3 Tips to Bounce Back After a Challenging DEI Conversation

As companies continue to prioritize diversity, equity and inclusion, it’s inevitable that some conversations may not go as well as we’d hoped. There will be differences of opinions and situations where our emotions may get the better of us. When those situations arise, it’s important to find a way to continue to work together and avoid creating a toxic relationship or workplace. Check out these 3 tips to help overcome and move past an uncomfortable DEI conversation. 

Lean in to the uncomfortable

Don’t ignore what happened. Minimization will only create more distrust and allow a negative situation to fester. Acknowledge that the conversation took place, that it was not productive, and your role in its direction. We all make mistakes, especially in the heat of the moment when tensions are high. This is an opportunity for self-reflection so with an objective lens, consider what the mistake was and what you could have done differently. 

Share the impact of the conversation

Talk to the individual/s involved. When meeting with the parties involved, set some ground rules for the conversation that center around your mutual respect for each other as colleagues. Blaming and shaming should not be part of the conversation. Make sure to use “I” statements to help convey how you felt. It’s important to acknowledge the impact of the conversation versus its intent. Be sure that you are listening to feedback and are seeking to understand the other person’s perspective.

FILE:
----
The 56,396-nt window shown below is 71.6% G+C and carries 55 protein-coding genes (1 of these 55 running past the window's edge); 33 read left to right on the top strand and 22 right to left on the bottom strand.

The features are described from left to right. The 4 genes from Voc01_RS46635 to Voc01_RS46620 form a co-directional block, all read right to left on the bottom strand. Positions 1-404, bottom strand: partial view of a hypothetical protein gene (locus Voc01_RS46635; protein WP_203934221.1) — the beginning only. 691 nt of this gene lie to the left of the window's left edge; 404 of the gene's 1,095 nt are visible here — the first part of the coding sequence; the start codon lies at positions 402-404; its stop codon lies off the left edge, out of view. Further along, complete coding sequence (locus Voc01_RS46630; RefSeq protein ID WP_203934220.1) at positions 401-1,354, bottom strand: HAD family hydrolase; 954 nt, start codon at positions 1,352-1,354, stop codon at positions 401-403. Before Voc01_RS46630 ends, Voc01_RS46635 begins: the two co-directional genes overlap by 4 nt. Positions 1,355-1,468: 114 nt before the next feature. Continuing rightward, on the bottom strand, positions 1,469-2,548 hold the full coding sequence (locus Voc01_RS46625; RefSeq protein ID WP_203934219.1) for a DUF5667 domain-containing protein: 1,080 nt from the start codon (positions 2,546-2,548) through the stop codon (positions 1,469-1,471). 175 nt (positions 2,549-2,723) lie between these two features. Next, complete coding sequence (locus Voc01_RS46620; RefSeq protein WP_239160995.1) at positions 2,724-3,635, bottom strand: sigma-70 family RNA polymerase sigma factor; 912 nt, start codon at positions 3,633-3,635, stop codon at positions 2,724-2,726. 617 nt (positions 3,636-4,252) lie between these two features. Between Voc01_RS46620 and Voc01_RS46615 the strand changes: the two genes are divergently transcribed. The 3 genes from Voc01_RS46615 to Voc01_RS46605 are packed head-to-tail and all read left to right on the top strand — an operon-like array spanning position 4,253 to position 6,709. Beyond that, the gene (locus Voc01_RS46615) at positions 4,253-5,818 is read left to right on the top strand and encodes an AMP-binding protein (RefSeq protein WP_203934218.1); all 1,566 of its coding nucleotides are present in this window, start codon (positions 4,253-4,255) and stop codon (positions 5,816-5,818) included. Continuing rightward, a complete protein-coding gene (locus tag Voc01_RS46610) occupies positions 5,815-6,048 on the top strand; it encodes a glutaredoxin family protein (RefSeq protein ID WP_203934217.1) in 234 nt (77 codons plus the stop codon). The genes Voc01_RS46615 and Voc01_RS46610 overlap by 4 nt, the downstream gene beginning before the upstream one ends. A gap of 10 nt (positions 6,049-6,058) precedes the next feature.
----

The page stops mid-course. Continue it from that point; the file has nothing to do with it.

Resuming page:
Agree on a path forward

Together, discuss how you might handle disagreements in the future. Agree that each individual is in control of their emotions and reactions and decide how you will constructively move forward. You may decide that you’re approach is to agree to disagree, pause the conversation to be able to better respond, or use a specific key word or phrase when the discussion has escalated. Once you both feel comfortable with how the situation was addressed and have agreed on a path forward, move on. 

If you don’t feel comfortable having a one-on-one conversation with the individual involved, consider asking an unbiased third party to mediate. If the issue persists and escalates further, you may need to bring the issue to your manager or HR if needed.

We can all learn from even the biggest mistakes and an apology and willingness to improve go a long way in mending a negative situation. Be kind and empathetic to yourself and the others involved, most importantly, don’t let this derail you from future conversations!

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Beth Ridley is a former corporate executive turned organizational transformation consultant, speaker and author. Beth combines 25 years of global leadership and management consulting experience with expertise in diversity and inclusion and positive psychology to partner with leaders to transform workplace cultures to better achieve their vision and goals. Beth’s work is featured in national publications and she frequently delivers keynotes and workshops at events around the world. Beth lives with her husband and three children in Milwaukee, Wisconsin.

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